Lesson 43 - Creating Constructor Methods

Lesson 44 - Naming Conventions for Identifiers

Lesson 45 - Static vs Instance Members

Challenge 10 - Challenge Simple Darts

Solution - Challenge Simple Darts

Lesson 46 - Working with the List Collection

Lesson 47 - Object Initializers

Lesson 48 - Collection Initializers

Lesson 49 - Working with the Dictionary Collection

Lesson 50 - Looping with the foreach Iteration Statement

Lesson 51 - Implicitly-Typed Variables with the var Keyword

Challenge 11 - Challenge Student Courses

Solution - Challenge Student Courses

Mega Challenge War

Solution - Mega Challenge War

Lesson 52 - Creating GUIDs

Lesson 53 - Working with Enumerations

Lesson 54 - Understanding the switch() Statement

Lesson 55 - First Pass at the Separation of Concerns Principle

Lesson 56 - Understanding Exception Handling

Lesson 57 - Understanding Global Exception Handling

Lesson 58 - Understanding Custom Exceptions

Lesson 59 - Creating a Database in Visual Studio

Lesson 60 - Creating an Entity Data Model

Lesson 61 - Displaying the DbSet Result in an ASP.NET GridView

Lesson 62 - Implementing a Button Command in a GridView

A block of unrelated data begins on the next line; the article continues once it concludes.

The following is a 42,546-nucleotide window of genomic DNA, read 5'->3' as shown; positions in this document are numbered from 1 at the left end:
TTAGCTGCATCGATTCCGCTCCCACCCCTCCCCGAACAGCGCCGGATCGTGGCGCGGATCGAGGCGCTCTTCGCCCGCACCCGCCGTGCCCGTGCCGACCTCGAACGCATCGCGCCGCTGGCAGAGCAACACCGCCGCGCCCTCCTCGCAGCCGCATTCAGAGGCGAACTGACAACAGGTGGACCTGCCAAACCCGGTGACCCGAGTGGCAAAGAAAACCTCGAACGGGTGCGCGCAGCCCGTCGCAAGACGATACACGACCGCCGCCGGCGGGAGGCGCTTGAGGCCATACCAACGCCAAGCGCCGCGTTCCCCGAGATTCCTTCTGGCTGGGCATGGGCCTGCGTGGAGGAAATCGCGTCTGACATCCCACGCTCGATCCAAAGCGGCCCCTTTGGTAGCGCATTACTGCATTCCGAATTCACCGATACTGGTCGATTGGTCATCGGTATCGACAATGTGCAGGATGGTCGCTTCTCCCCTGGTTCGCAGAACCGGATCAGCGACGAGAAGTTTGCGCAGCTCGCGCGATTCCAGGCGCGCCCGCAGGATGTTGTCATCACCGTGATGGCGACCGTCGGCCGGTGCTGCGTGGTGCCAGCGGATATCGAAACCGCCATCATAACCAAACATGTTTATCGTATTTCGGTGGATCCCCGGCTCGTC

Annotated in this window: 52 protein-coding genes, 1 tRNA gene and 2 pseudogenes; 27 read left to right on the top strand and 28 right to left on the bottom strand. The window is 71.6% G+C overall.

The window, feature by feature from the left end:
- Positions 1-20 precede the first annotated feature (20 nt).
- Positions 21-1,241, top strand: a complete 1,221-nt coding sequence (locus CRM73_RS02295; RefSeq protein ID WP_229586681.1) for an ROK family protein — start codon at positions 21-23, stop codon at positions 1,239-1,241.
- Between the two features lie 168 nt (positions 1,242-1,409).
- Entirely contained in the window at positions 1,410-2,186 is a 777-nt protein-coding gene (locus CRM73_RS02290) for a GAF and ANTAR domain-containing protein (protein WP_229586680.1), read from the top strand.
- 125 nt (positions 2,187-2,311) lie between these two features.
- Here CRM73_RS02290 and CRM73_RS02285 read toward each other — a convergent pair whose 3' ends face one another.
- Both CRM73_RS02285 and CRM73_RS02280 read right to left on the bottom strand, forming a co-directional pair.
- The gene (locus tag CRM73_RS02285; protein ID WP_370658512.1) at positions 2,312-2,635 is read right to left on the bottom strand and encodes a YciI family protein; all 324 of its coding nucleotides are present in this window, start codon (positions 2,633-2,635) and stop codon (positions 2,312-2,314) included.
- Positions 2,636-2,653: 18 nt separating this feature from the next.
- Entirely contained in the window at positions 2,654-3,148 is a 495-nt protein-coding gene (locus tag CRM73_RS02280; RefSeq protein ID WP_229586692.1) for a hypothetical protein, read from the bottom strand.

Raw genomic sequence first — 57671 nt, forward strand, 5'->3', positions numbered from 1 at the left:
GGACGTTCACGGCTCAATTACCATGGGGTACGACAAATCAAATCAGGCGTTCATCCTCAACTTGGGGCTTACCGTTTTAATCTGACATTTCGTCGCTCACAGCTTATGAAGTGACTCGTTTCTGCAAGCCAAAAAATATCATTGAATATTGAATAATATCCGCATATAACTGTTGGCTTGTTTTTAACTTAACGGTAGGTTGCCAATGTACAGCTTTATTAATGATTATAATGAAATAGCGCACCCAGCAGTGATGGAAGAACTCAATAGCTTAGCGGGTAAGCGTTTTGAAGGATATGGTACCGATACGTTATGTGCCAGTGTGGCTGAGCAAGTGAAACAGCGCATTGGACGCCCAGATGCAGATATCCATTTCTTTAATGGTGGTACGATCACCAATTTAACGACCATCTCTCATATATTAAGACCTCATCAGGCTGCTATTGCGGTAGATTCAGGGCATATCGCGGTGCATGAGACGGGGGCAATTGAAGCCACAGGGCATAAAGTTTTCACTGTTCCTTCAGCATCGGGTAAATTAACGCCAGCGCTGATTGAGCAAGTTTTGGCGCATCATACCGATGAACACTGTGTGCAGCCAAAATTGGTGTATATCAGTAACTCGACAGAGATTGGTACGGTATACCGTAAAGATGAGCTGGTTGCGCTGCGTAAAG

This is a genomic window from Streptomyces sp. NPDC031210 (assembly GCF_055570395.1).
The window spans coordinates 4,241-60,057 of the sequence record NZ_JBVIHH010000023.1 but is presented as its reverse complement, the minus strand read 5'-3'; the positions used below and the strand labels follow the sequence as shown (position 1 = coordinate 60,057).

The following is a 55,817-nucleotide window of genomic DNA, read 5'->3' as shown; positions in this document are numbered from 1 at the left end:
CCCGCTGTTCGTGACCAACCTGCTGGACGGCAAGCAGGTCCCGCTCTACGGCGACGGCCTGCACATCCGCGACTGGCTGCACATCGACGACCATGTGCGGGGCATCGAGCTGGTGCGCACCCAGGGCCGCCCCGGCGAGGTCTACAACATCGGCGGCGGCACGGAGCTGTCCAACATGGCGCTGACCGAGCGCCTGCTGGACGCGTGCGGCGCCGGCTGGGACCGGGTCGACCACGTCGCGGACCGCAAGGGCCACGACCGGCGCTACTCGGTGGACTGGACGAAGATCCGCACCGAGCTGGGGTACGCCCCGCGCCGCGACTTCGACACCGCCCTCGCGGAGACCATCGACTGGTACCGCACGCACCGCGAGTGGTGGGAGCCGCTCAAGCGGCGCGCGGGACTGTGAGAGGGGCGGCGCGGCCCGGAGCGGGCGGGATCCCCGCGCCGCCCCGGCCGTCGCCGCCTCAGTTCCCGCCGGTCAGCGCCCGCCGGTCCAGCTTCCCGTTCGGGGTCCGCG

Lesson 63 - Using a Tools-Centric Approach to Building a Database Application

Lesson 64 - Using a Maintenance-Driven Approach to Building a Database Application

Lesson 65 - Creating a New Instance of an Entity and Persisting it to the Database

Lesson 66 - Package Management with NuGet

Lesson 67 - NuGet No-Commit Workflow

Lesson 68 - Introduction the Twitter Bootstrap CSS Framework

Lesson 69 - Mapping Enum Types to Entity Properties in the Framework Designer

Lesson 70 - Deploying the App to Microsoft Azure Web Services Web Apps

Papa Bob's Mega Challenge

Papa Bob's Mega Solution Part 1 - Setting up the Solution

Papa Bob's Mega Solution Part 2 - Adding an Order to the Database

Papa Bob's Mega Solution Part 3 - Passing an Order from the Presentation Layer

Papa Bob's Mega Solution Part 4 - Creating the Order Form

Papa Bob's Mega Solution Part 5 - Adding Enums

Papa Bob's Mega Solution Part 6 - Creating an Order with Validation

Papa Bob's Mega Solution Part 7 - Calculating the Order Price

Papa Bob's Mega Solution Part 8 - Displaying the Price to the User

Papa Bob's Mega Solution Part 9 - Creating the Order Management Page